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Government Cheat Sheet

Branches of the Government 1. Legislative Branch: a branch of government that makes the laws Duties: Makes all laws, approves treaties, declares war, passes taxes House of Representatives (435 members) 1. A states population determines its number of representatives 2. Term: 2 years 3. Minimum Age: 25 years old 4. Citizenship: U.S. citizen for at least 7 years 5. Has the power to impeach the president, federal judges, and all other federal officials. 6. All tax or spending legislation (laws) originate (start) in The House. The Senate (100 members) 1. Each state has two senators 2. Every two years 1/3 of all senators are up for reelection. 3. Term: 6 years 4. Minimum Age: 30 years 5. Citizenship: U.S. citizen for at least 9 years 6. Confirms presidential appointments, approves treaties, and originates all types of laws except tax laws. 2. Executive Branch: The branch of the government that enforces the laws Term: 4 years limited to 2 terms Minimum Age: 35 years Citizenship: Must be a natural born citizen having lived in the United States at least 14 years Duties: 1. Chief Executive: power to enforce the laws and make appointments. 2. CommanderinChief: has ultimate power over the military operations 3. Foreign Policy (interaction with other countries) director: power to make treaties (with consent of the Senate); authority to nominate ambassadors and receive foreign ambassadors. 4. Legislative Leader: chief architect of public policies (example: President can ask members of his party to write and vote on laws on important subjects). 5. Party head: head of own political party. 6. Chief of State: carries out the ceremonial functions of the office.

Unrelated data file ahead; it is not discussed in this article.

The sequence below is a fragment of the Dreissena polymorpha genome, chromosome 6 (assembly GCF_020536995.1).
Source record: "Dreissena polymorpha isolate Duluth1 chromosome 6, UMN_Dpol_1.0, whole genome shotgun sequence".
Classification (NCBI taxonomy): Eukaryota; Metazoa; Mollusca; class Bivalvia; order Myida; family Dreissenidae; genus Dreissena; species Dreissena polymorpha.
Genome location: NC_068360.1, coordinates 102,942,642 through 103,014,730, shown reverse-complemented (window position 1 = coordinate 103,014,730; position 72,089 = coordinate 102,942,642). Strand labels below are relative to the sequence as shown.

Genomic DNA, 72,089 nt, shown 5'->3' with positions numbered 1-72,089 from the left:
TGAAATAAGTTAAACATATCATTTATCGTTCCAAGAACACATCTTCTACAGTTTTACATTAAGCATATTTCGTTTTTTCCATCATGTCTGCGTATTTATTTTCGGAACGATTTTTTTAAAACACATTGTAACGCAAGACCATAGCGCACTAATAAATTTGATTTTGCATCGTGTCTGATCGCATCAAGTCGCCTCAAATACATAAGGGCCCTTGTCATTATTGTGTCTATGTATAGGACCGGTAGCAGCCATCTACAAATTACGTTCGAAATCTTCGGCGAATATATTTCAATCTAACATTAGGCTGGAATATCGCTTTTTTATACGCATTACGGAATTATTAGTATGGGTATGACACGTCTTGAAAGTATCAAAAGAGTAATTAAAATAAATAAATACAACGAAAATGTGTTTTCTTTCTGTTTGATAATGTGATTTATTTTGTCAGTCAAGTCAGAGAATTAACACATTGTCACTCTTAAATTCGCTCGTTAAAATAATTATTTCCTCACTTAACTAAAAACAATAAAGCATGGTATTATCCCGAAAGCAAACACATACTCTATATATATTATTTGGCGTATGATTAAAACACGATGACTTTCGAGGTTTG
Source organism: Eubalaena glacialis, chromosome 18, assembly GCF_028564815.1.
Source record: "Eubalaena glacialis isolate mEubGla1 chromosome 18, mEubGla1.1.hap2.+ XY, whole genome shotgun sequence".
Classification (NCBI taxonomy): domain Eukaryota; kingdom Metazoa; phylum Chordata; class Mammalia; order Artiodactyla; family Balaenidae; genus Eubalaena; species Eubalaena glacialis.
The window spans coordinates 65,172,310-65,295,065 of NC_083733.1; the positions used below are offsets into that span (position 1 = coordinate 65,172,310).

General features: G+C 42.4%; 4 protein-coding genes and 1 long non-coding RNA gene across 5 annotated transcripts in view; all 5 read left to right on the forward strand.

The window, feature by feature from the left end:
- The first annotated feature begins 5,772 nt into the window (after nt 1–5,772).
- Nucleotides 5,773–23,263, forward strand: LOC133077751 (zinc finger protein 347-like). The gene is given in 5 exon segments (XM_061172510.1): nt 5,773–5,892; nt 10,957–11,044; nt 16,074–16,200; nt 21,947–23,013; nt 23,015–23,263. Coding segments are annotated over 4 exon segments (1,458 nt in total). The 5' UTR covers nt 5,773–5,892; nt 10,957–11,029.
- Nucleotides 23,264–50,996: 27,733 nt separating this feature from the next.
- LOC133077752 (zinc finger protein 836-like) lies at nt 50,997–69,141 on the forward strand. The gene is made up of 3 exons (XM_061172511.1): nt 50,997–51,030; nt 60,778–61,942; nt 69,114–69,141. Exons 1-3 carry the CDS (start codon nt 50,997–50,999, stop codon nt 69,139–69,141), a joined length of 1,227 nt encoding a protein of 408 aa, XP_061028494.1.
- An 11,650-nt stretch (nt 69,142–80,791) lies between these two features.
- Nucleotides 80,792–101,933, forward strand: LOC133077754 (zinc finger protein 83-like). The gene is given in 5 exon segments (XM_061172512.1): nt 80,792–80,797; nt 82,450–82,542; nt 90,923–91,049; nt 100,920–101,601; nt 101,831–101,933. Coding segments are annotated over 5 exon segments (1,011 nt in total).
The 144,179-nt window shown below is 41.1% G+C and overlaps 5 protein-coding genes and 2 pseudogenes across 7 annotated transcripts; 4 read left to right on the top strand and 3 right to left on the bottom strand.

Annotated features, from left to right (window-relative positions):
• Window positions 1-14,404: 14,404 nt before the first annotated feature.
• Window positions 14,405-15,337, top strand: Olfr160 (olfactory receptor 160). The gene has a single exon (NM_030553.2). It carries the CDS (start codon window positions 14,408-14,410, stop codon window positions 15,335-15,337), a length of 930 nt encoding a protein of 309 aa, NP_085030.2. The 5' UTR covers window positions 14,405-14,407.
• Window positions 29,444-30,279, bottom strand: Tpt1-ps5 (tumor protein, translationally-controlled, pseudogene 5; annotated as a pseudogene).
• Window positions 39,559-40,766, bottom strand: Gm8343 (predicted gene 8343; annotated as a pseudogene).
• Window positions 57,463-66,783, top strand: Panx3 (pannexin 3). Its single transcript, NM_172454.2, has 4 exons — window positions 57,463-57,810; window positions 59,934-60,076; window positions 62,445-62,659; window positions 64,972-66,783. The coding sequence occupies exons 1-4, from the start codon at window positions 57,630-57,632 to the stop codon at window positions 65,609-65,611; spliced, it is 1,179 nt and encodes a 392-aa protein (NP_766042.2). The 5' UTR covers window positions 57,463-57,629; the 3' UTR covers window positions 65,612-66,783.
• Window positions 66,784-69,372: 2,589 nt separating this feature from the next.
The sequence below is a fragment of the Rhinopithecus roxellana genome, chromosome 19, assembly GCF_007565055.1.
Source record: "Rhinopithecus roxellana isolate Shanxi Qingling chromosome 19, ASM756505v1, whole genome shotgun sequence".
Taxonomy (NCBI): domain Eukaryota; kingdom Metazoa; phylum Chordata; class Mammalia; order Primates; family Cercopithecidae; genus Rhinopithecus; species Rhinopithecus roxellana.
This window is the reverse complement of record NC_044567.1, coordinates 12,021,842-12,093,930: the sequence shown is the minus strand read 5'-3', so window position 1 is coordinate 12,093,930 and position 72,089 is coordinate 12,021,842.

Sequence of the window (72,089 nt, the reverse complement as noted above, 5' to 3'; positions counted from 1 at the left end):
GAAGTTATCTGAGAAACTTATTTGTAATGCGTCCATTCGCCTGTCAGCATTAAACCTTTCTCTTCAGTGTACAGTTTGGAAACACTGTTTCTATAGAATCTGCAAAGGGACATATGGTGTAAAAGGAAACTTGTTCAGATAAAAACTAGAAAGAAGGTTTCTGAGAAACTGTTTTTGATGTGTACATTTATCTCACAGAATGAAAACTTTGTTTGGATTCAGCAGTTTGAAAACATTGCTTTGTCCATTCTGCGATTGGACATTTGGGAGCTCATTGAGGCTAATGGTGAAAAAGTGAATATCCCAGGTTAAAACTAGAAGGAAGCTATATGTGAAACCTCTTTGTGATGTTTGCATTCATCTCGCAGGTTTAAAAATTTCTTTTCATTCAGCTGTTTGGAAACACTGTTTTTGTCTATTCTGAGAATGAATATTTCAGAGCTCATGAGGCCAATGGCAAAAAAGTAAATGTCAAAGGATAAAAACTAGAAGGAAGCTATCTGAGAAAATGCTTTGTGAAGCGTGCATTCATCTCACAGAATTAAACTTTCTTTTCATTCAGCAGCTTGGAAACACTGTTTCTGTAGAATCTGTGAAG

3. Judicial Branch: The branch of the government that interprets the laws. Duties: Settles arguments of law. Interprets laws and treaties. Includes: 1. Supreme Court nine justices serving lifetime appointments. 2. Appellate Courts ten courts in geographic areas called circuits. 3. District Courts at least one in each state; more in larger states. Checks and Balances: To prevent a strong central government from abusing its power, the powers of the U.S. government were limited and divided among three equal branches. To prevent any one branch from misusing its powers, each branch was given the ability to check (watch over) the powers of the other branches. 1. Legislative Branch Checks on Executive Branch May override the Presidents Veto, may reject Presidential appointments, may impeach the President, and controls the budget and money. Checks on the Judicial Branch May impeach judges and may reject judicial appointments. 2. Executive Branch Checks on the Legislative Branch the President can veto (reject) congressional laws. Checks on the Judicial Branch The President appoints federal judges and can grant pardons (excuse an offense). 3. Judicial Branch Checks on the Executive Branch Decides whether an executive action is Constitutional. Checks on the Legislative Branch Decides whether congressional actions are constitutional. Helpful Vocabulary: Constitution: a blue print that describes the structure of government. Legislate: to make laws Representative: a person elected to speak for the people Impeach: to formally accuse an official of a crime related to governmental duties. Amend: any change to the Constitution Republic: type of government in which the people elect representatives. Democracy: type of government in which the people rule Seven Principles of government: Popular Sovereignty, Republicanism, Limited Government, Separation of Powers, Checks and Balances, Federalism, and Individual Rights.